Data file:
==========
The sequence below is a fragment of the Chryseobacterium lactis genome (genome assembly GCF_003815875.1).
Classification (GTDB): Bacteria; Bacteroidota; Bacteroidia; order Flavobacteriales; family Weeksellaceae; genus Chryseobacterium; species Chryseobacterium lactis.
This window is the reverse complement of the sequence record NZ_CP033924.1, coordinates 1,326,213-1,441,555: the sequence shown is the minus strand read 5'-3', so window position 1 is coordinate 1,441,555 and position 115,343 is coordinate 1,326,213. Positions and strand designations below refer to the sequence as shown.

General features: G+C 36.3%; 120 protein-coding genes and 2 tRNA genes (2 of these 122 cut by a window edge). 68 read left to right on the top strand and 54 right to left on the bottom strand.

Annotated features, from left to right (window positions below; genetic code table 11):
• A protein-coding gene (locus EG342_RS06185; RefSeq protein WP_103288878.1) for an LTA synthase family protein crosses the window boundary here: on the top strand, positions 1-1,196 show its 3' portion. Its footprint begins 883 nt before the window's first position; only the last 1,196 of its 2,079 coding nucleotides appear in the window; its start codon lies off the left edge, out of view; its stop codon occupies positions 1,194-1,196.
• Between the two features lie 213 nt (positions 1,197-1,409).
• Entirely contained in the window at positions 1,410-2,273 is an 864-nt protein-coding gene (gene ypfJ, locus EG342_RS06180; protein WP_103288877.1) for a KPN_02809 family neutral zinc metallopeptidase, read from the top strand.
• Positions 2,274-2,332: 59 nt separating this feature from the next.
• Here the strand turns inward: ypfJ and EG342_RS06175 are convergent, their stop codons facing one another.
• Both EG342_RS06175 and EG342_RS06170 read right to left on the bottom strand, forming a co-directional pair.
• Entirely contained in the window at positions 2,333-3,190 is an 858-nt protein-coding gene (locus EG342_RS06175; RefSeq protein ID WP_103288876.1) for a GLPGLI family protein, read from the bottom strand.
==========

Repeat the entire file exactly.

The sequence below is a fragment of the Chryseobacterium lactis genome (genome assembly GCF_003815875.1).
Classification (GTDB): Bacteria; Bacteroidota; Bacteroidia; order Flavobacteriales; family Weeksellaceae; genus Chryseobacterium; species Chryseobacterium lactis.
This window is the reverse complement of the sequence record NZ_CP033924.1, coordinates 1,326,213-1,441,555: the sequence shown is the minus strand read 5'-3', so window position 1 is coordinate 1,441,555 and position 115,343 is coordinate 1,326,213. Positions and strand designations below refer to the sequence as shown.

General features: G+C 36.3%; 120 protein-coding genes and 2 tRNA genes (2 of these 122 cut by a window edge). 68 read left to right on the top strand and 54 right to left on the bottom strand.

Annotated features, from left to right (window positions below; genetic code table 11):
• A protein-coding gene (locus EG342_RS06185; RefSeq protein WP_103288878.1) for an LTA synthase family protein crosses the window boundary here: on the top strand, positions 1-1,196 show its 3' portion. Its footprint begins 883 nt before the window's first position; only the last 1,196 of its 2,079 coding nucleotides appear in the window; its start codon lies off the left edge, out of view; its stop codon occupies positions 1,194-1,196.
• Between the two features lie 213 nt (positions 1,197-1,409).
• Entirely contained in the window at positions 1,410-2,273 is an 864-nt protein-coding gene (gene ypfJ, locus EG342_RS06180; protein WP_103288877.1) for a KPN_02809 family neutral zinc metallopeptidase, read from the top strand.
• Positions 2,274-2,332: 59 nt separating this feature from the next.
• Here the strand turns inward: ypfJ and EG342_RS06175 are convergent, their stop codons facing one another.
• Both EG342_RS06175 and EG342_RS06170 read right to left on the bottom strand, forming a co-directional pair.
• Entirely contained in the window at positions 2,333-3,190 is an 858-nt protein-coding gene (locus EG342_RS06175; RefSeq protein ID WP_103288876.1) for a GLPGLI family protein, read from the bottom strand.